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Hair Removal Throughout History, The Middle Ages to the 17th Century

Generations before we put our SensEpil Reviews together, and well before laser and intense pulse light hair removal was a choice for anybody, many people had been participating in hair removal for beauty and cultural reasons. People have been removing hair for a long, long time. The fact is, removing unwelcome body hair, is not really a recent sensation. Let’s show you some intriguing information about how unwanted hair was being taken off in the Middle Ages, and in the 17th century, during the Elizabethan Era.

Through much of the Middle Ages, hair removal had been restricted to tonsuring. Clerics and monks would shave the crown of the scalp free of hair as a indication of formal rejection of the cultural influences of worldly fashion trends. Basically, the style was an anti-fashion trend.

Similar tonsure traditions were done by junior Buddist monks, and in Hinduism, in which young children had their head of hair shaved. In certain instances a small tuft was kept, but other customs involved the full removal of the hair on the scalp. This tradition is still observed today.

Over 400 years ago, in North and Central America, native peoples using volcanic glass to create sharp razors had the ability to shave their skin. The glass, called obsidian, was quite effective but tended to be very delicate.

Meanwhile, over in Europe, the fashion trend of the day had ladies keeping their faces, including their foreheads and eyebrows, plucked and shaved to make sure they could be like Queen Elizabeth. Previous to this, however, European females, and by extension, North American females of European descent, did not take part in any kind of hair removal that we know of.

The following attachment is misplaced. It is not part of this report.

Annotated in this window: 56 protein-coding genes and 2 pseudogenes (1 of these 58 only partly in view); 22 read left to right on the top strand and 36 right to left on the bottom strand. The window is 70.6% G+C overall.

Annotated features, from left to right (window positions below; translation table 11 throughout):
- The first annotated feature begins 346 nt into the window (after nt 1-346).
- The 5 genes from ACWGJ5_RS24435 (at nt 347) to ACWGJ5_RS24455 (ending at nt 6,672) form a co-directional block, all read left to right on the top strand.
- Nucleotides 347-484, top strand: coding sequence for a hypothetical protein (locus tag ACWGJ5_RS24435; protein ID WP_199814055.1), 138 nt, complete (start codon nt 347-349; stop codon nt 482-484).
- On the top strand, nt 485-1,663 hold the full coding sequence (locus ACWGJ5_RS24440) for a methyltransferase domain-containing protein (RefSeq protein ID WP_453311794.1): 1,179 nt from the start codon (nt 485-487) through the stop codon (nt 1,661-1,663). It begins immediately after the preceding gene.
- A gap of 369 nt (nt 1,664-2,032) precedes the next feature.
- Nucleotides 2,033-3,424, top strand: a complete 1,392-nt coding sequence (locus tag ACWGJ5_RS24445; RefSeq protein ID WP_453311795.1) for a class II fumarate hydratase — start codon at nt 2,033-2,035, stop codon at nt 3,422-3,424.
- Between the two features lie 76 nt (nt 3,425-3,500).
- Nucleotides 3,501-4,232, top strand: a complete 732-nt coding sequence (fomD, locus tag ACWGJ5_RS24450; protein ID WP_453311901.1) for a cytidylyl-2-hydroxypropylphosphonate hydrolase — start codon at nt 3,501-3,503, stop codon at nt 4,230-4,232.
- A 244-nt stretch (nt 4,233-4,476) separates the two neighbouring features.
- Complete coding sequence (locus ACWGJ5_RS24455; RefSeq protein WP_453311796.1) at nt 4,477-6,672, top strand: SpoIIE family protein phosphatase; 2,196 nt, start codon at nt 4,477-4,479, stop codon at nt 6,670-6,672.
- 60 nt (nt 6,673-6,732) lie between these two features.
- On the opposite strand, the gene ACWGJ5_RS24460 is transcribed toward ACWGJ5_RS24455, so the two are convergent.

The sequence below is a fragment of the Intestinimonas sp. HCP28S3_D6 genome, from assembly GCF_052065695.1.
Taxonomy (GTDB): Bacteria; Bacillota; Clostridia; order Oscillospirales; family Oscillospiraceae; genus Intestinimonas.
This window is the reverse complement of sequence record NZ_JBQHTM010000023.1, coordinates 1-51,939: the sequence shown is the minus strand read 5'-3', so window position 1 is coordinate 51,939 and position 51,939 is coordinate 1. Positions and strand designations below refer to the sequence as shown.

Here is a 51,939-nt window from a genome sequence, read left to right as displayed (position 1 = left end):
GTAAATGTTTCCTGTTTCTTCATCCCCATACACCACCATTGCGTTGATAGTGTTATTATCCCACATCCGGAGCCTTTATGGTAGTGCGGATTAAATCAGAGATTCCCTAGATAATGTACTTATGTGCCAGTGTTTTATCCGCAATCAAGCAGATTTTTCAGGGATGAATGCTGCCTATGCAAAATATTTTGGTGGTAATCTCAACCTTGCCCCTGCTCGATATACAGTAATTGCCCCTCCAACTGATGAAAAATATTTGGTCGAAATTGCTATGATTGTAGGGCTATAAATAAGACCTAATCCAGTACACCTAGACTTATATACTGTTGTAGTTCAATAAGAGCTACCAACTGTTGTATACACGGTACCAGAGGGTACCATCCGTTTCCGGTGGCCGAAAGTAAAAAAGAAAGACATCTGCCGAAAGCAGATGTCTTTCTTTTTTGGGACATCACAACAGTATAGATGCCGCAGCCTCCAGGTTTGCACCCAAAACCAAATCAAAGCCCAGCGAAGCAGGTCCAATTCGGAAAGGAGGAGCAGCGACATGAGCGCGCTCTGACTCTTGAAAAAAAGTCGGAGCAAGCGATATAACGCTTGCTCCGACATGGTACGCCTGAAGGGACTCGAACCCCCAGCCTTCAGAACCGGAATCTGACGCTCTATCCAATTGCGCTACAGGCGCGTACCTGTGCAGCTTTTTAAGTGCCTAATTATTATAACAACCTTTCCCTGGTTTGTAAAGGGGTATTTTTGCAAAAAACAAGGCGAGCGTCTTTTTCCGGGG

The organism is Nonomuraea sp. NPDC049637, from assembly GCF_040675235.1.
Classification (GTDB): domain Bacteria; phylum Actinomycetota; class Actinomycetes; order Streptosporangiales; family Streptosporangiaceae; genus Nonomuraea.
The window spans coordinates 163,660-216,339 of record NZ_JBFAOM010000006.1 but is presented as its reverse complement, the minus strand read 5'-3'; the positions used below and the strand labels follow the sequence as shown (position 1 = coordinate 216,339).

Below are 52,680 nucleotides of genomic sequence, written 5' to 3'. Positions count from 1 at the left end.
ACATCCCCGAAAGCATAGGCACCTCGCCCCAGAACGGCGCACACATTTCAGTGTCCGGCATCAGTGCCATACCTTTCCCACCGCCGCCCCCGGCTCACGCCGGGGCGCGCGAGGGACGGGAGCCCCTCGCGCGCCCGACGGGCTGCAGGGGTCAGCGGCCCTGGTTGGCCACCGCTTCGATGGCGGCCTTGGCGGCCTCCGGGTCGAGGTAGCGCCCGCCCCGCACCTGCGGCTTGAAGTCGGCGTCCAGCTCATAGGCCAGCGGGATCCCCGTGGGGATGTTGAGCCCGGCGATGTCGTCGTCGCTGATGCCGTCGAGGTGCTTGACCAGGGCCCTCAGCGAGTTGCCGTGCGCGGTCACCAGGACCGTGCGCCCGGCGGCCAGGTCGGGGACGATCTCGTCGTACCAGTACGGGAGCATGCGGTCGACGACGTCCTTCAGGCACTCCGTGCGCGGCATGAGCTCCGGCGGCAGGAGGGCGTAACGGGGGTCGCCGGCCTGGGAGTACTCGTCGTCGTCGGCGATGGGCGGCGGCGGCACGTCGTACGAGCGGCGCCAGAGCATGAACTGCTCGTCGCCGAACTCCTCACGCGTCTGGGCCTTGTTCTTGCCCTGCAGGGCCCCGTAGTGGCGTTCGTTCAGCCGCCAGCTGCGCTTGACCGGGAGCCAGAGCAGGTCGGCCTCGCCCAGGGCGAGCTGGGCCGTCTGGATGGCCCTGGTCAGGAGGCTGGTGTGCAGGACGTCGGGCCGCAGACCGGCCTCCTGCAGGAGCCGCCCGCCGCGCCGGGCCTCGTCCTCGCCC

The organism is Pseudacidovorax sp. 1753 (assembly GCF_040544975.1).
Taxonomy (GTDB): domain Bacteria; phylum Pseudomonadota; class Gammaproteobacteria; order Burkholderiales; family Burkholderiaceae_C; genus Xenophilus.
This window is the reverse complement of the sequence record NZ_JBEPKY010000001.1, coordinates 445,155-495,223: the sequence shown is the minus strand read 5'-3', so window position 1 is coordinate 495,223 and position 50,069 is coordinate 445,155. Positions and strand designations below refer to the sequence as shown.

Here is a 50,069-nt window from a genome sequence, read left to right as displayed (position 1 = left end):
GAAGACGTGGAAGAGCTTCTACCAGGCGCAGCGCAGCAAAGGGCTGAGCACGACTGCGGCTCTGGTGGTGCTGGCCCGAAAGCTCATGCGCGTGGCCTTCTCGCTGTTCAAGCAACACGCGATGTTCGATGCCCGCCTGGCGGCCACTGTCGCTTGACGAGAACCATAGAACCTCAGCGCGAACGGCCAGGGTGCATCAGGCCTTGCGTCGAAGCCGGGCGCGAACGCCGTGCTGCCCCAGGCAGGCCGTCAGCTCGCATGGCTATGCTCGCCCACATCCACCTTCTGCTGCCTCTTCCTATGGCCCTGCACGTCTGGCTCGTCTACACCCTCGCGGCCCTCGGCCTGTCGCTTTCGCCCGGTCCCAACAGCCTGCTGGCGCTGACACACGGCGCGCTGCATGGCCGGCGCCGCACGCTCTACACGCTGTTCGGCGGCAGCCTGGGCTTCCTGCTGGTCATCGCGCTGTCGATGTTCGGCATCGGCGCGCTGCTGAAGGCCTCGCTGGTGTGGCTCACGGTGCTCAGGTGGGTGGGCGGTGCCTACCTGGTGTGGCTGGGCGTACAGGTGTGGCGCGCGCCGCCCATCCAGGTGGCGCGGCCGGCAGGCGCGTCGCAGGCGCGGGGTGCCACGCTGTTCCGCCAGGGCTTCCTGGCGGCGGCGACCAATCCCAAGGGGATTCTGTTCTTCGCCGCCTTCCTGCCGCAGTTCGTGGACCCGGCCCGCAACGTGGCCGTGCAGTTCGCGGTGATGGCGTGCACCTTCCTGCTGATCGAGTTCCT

While much of this period in the past could hardly be described as sexy, there’s clearly a continuing trend in the shaving of hair seen worldwide. Particularly in Europe, most of the trends originally started in Rome and Greece were lost for many years. But with the dawning of the Elizabethan Era, aesthetic hair removal was back, and it got definitely more interesting from then on.

Stay tuned for hair removal facts from the 18th and 19th centuries and after that we’ll discuss how things were done through the 20th century and how the hair removal landscape appears like in the 21st.

Kim Kairns and her best friend, Stella Coulis are sobsessed with hair-removal. They created an informative site about at-home hair removal methods and hope that it provides prospective users of the Silk’n SensEpil with a useful resource so that they can make an informed hair-removal decision. Read more about the SensEpil, including reviews and comparisons to other popular products, like Tria and NoNo Hair at SilknSensEpilatorReviews.com.

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